OK, so this comic strip from December of last year isn’t exactly “rare.” It’s Arlo and Janis sitting on the sofa, for cryin’ out loud. However, there is something out of the ordinary going on here. Can you tell what it is? That’s right! In the third panel, Arlo’s dialog runs to four lines. It is an unwritten rule here (where all rules are unwritten!) that dialog in a comic strip not run for more than three lines. You’d be surprised how easy this really is. Dialog tends to be terse and to the point, and much of what I write is dialog. I believe punchy dialog actually lends authenticity; remember that, would-be comic strip artists, and writers of all stripes.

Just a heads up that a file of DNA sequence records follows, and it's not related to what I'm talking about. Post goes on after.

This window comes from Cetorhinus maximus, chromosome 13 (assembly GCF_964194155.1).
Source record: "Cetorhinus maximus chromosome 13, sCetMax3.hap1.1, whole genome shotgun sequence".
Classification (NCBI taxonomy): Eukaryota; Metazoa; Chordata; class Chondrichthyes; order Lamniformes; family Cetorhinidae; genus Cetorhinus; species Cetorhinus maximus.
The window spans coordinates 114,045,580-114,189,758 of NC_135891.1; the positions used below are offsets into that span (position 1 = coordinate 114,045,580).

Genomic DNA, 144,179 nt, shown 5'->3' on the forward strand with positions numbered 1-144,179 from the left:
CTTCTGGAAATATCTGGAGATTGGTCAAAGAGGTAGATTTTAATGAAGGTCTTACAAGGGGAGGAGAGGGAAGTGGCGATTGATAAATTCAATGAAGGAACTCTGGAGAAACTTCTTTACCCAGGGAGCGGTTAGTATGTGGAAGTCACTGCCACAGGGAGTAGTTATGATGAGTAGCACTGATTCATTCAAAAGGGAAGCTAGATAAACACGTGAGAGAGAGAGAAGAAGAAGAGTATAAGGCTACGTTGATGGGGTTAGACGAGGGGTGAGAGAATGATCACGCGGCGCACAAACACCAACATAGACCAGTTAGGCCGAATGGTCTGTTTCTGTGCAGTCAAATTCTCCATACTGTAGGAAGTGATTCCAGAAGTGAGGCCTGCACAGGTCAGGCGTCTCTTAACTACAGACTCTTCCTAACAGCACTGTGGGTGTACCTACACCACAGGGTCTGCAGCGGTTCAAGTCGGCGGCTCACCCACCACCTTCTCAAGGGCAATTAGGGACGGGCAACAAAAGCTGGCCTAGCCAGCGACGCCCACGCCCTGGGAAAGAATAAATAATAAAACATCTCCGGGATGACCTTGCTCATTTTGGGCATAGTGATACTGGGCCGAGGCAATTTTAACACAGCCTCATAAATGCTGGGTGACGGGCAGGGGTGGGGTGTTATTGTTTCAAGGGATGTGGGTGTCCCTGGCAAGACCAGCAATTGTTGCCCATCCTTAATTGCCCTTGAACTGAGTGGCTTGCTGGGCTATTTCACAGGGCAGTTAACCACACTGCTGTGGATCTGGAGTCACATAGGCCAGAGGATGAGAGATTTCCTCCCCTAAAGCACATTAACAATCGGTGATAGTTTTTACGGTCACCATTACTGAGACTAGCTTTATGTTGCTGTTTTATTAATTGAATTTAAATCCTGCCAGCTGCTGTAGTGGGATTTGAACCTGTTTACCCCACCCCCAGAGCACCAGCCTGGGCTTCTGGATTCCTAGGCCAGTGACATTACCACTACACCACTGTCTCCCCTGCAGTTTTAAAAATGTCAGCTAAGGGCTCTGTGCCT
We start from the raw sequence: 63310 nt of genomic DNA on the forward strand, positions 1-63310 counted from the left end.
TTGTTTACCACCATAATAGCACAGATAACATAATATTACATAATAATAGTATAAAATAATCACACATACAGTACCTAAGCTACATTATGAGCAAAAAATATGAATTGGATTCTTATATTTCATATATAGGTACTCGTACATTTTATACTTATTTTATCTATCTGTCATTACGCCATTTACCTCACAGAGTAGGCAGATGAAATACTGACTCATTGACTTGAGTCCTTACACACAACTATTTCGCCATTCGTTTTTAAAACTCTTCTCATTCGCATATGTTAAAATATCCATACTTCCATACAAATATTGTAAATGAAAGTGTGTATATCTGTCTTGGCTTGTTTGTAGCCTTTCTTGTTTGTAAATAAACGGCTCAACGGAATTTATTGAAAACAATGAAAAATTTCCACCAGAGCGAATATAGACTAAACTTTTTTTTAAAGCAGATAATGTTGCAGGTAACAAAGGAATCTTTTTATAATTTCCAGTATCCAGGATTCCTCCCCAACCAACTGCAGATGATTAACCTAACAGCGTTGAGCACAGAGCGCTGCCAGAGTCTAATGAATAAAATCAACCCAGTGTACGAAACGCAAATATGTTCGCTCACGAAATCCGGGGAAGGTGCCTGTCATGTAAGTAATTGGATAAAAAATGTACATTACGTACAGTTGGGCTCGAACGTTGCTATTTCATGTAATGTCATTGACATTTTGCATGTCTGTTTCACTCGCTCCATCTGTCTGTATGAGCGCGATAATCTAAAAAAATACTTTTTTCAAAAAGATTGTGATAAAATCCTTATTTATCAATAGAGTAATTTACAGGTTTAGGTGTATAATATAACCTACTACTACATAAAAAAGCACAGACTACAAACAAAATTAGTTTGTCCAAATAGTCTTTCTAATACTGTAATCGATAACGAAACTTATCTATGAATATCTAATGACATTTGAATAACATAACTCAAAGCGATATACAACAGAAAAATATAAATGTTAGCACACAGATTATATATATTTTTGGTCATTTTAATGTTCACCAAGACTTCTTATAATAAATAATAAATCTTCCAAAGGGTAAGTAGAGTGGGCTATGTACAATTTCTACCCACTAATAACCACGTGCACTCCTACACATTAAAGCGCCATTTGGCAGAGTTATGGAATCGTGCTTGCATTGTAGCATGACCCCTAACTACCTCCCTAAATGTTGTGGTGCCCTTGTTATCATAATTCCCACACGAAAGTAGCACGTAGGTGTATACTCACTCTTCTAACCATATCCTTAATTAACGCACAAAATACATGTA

I bring up dialog, because I periodically get emails from readers who complain (always nicely!) that they have a particularly difficult time reading the text in Arlo & Janis. I don’t doubt they have problems. Newspapers so reduce all comic strips these days that they’ve become almost impossible to read, particularly for the demographic that is keeping newspapers afloat. I do wonder, though, if A&J is particularly unintelligible. I look at other strips in the newspapers, and I don’t see many of them being any easier to read. I like to think it’s because Arlo & Janis is the one they want to read. Anyway, I have two points about this subject. 1) I am aware of the problem. I have gone to a thicker lettering pen, but I think this sometimes makes me squeeze the lettering, which probably is the worst thing I could do. I have experimented with computer fonts made from my own lettering. This is promising, but I haven’t been able to develop one yet that really pleases me. Perhaps I need to expand the three-line rule to four lines. In short, I am working on it. 2) I would like your observations and suggestions on this matter. It might help.